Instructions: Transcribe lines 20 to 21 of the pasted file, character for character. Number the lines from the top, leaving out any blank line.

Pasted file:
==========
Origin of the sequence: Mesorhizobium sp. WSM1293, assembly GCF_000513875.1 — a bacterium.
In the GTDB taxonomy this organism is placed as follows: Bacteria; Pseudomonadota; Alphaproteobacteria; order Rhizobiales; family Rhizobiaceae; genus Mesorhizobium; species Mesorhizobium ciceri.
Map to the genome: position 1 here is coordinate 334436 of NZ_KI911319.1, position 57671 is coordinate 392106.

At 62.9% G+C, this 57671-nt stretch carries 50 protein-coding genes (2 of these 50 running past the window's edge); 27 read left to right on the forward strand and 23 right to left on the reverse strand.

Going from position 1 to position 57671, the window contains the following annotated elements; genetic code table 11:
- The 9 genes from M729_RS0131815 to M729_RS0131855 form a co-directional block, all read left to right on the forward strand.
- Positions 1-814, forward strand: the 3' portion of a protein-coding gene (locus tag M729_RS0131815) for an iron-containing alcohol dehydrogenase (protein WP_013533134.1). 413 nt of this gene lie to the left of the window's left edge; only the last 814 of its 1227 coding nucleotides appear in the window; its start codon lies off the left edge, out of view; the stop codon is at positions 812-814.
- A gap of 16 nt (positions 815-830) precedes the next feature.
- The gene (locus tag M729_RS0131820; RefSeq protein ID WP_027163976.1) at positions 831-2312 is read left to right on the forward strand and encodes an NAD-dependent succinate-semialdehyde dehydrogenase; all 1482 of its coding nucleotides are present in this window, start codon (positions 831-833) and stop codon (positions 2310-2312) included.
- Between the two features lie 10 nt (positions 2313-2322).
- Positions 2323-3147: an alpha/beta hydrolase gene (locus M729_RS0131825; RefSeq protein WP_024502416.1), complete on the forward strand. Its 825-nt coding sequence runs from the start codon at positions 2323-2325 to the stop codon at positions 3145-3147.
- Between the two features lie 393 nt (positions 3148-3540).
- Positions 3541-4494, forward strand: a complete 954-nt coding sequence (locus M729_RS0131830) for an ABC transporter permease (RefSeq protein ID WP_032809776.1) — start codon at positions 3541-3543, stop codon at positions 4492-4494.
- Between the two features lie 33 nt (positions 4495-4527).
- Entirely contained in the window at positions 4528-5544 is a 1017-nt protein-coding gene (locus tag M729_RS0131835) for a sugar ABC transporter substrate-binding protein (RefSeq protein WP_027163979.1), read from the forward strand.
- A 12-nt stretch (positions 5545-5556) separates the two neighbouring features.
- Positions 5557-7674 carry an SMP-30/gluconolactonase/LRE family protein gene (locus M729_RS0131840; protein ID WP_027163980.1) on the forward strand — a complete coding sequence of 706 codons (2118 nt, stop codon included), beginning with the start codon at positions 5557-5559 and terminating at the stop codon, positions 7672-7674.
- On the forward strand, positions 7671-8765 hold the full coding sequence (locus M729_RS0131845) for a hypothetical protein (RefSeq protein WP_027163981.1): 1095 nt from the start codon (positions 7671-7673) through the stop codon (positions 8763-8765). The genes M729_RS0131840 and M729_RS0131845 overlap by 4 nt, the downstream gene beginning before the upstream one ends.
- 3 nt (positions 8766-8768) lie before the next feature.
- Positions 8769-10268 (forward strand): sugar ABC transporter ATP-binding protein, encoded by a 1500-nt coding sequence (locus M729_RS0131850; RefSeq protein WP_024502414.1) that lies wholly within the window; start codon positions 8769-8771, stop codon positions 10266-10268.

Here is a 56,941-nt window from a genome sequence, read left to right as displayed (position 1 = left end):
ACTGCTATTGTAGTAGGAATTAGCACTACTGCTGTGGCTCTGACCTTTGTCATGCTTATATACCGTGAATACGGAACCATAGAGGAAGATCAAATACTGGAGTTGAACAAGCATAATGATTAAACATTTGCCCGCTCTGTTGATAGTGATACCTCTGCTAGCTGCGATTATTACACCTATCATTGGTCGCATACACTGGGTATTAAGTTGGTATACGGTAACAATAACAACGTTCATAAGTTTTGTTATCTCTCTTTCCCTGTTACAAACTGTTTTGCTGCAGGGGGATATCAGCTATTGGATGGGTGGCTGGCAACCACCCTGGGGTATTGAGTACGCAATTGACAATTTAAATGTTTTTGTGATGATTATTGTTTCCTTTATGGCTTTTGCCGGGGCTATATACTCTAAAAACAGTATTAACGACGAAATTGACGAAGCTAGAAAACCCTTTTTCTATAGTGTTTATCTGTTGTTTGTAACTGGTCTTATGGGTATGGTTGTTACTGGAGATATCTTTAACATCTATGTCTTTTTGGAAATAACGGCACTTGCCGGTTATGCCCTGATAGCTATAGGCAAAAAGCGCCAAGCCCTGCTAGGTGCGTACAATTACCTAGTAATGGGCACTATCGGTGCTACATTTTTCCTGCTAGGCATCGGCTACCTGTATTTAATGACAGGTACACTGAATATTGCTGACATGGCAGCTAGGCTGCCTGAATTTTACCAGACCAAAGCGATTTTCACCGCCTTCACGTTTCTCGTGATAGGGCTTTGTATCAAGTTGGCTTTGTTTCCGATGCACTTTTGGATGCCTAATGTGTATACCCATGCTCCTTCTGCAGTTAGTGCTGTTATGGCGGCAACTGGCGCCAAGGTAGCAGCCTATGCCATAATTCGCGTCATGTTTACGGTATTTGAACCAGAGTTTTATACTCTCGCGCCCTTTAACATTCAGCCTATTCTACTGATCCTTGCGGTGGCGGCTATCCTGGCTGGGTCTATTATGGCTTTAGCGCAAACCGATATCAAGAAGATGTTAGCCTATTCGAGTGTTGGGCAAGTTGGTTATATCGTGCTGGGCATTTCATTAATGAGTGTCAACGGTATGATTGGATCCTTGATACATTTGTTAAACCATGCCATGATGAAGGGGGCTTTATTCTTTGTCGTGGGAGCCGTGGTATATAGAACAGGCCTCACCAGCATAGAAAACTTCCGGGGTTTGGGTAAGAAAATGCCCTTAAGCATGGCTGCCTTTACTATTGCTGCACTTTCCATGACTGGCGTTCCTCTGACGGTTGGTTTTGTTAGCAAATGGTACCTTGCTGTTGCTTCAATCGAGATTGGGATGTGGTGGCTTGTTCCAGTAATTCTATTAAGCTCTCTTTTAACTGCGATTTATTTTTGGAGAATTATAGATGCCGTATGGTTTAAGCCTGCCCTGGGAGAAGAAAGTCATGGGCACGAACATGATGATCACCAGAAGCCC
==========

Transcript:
- Positions 8769-10268 (forward strand): sugar ABC transporter ATP-binding protein, encoded by a 1500-nt coding sequence (locus M729_RS0131850; RefSeq protein WP_024502414.1) that lies wholly within the window; start codon positions 8769-8771, stop codon positions 10266-10268.

Here is a 56,941-nt window from a genome sequence, read left to right as displayed (position 1 = left end):